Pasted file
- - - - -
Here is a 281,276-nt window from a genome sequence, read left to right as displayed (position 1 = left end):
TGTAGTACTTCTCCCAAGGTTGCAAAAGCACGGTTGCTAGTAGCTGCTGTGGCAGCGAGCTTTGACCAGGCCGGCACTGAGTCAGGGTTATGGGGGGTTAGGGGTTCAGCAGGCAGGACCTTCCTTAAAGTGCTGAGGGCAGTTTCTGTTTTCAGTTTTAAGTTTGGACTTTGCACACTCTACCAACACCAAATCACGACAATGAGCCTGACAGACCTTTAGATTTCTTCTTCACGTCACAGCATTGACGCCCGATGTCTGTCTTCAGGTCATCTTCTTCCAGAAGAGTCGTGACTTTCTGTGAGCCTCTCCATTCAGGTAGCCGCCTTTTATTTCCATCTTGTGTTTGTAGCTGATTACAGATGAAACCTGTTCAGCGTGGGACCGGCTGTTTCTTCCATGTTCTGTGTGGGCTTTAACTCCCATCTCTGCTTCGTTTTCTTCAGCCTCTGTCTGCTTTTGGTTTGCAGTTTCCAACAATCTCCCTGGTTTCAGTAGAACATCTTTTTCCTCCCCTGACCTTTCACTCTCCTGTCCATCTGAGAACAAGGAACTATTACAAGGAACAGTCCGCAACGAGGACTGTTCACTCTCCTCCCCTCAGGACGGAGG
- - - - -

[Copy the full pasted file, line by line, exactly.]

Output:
Here is a 281,276-nt window from a genome sequence, read left to right as displayed (position 1 = left end):
TGTAGTACTTCTCCCAAGGTTGCAAAAGCACGGTTGCTAGTAGCTGCTGTGGCAGCGAGCTTTGACCAGGCCGGCACTGAGTCAGGGTTATGGGGGGTTAGGGGTTCAGCAGGCAGGACCTTCCTTAAAGTGCTGAGGGCAGTTTCTGTTTTCAGTTTTAAGTTTGGACTTTGCACACTCTACCAACACCAAATCACGACAATGAGCCTGACAGACCTTTAGATTTCTTCTTCACGTCACAGCATTGACGCCCGATGTCTGTCTTCAGGTCATCTTCTTCCAGAAGAGTCGTGACTTTCTGTGAGCCTCTCCATTCAGGTAGCCGCCTTTTATTTCCATCTTGTGTTTGTAGCTGATTACAGATGAAACCTGTTCAGCGTGGGACCGGCTGTTTCTTCCATGTTCTGTGTGGGCTTTAACTCCCATCTCTGCTTCGTTTTCTTCAGCCTCTGTCTGCTTTTGGTTTGCAGTTTCCAACAATCTCCCTGGTTTCAGTAGAACATCTTTTTCCTCCCCTGACCTTTCACTCTCCTGTCCATCTGAGAACAAGGAACTATTACAAGGAACAGTCCGCAACGAGGACTGTTCACTCTCCTCCCCTCAGGACGGAGG